Of the many things that long-term alcohol addiction can steal -- careers, lives, health, memory -- one of its most heartbreaking tolls is on relationships. Alcoholics, researchers have long known, have a tendency to misread emotional cues, sometimes taking offense when none was intended or failing to pick up on a loved one's sadness, joy, anger or disappointment.
The misunderstandings can result in more drinking, and more deterioration of relationships and lives.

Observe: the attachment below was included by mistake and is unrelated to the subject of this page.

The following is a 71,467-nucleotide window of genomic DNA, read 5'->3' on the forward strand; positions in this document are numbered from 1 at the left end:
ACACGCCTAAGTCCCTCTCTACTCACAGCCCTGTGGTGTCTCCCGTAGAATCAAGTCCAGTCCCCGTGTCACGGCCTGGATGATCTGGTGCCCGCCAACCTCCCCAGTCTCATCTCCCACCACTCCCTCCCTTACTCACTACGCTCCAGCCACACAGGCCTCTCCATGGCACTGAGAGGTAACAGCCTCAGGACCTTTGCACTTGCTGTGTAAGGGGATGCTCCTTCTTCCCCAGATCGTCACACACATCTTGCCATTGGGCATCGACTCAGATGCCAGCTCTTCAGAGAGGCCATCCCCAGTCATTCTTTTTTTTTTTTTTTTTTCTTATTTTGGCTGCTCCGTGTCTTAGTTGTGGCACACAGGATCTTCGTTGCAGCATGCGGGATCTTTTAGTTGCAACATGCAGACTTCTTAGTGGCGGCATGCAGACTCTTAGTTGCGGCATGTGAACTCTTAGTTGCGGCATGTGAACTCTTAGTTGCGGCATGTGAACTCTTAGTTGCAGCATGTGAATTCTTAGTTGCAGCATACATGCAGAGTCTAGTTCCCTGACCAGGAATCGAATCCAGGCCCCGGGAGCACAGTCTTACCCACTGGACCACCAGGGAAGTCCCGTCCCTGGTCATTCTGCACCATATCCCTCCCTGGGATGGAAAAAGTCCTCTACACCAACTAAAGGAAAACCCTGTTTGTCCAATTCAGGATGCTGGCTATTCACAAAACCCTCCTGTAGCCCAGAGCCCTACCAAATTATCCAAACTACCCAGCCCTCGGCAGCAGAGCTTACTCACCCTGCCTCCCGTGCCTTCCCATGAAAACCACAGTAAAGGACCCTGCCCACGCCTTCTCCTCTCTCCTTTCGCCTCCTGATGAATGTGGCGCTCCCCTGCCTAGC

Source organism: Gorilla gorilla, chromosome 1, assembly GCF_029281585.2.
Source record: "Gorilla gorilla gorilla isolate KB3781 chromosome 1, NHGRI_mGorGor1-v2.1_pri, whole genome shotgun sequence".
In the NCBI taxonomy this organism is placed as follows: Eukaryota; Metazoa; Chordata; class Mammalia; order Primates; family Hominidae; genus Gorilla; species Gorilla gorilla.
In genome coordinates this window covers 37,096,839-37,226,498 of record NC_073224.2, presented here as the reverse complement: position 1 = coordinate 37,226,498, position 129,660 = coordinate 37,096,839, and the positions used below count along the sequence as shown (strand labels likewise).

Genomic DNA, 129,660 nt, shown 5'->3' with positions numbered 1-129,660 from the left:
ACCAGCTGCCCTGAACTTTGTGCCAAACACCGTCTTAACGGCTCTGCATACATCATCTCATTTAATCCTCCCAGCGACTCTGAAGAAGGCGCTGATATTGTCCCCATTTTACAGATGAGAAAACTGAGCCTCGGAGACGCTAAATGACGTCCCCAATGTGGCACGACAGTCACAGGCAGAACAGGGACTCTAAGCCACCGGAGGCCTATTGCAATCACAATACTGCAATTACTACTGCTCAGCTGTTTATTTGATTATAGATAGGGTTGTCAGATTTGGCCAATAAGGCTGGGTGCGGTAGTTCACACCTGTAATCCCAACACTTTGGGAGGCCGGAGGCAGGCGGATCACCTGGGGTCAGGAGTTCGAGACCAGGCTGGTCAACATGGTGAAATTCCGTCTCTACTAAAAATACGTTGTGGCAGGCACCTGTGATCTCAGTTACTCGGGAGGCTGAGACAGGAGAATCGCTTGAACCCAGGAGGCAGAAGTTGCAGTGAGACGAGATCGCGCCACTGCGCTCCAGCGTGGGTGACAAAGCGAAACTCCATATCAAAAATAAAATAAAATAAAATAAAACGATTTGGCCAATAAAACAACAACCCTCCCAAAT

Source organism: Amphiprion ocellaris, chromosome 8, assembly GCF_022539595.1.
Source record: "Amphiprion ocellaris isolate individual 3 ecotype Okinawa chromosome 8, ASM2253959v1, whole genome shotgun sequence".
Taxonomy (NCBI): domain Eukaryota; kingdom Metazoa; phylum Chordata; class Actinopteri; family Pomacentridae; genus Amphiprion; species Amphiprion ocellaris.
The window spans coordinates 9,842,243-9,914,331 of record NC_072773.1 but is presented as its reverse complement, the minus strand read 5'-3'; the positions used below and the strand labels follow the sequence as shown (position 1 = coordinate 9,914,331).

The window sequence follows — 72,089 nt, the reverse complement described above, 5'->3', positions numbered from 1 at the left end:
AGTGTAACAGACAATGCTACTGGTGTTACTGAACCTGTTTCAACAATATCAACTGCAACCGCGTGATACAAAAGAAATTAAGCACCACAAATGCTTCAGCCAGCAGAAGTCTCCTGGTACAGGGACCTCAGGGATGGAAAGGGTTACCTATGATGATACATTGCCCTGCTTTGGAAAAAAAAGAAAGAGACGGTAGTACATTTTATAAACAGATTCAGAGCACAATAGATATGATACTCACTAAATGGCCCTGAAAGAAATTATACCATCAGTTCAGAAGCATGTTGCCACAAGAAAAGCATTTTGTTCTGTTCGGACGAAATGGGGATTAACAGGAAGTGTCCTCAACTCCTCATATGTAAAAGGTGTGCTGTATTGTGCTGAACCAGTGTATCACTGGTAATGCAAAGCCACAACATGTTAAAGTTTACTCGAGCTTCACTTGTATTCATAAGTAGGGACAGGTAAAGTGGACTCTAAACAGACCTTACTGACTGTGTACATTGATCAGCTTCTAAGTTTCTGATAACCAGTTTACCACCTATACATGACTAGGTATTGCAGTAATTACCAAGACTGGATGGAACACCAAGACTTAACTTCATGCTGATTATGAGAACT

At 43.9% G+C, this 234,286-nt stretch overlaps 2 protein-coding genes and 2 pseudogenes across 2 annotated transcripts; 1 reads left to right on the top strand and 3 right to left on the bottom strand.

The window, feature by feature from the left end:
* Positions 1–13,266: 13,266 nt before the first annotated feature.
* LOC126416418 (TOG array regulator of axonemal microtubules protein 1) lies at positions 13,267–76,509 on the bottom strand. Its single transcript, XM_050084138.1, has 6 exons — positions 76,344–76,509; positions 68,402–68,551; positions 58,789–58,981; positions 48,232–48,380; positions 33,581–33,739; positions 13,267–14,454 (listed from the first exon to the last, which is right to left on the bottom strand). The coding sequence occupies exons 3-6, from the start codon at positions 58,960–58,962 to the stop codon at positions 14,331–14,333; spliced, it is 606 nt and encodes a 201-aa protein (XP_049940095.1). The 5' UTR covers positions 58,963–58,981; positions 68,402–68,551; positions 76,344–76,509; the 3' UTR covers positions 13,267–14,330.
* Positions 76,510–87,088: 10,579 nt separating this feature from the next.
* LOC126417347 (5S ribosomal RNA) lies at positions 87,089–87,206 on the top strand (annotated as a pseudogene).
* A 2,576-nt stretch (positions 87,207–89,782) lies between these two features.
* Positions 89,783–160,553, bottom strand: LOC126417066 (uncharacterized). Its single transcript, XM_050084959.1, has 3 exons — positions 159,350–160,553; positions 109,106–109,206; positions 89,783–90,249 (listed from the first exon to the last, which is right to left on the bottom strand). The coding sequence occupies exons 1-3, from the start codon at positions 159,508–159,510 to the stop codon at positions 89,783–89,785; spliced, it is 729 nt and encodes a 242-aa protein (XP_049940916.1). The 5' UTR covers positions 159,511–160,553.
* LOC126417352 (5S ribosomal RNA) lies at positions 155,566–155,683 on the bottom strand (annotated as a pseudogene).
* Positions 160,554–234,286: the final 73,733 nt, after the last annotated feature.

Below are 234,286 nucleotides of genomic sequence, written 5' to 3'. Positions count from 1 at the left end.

How does alcohol do all that? A new study finds that the brains of long-term alcoholics, even those who have long abstained, often differ from nonalcoholics' in ways that make them poorer judges of facial expressions. In particular, alcoholics register less intensity in the amygdala and hippocampus (collectively known as the limbic system) when observing faces.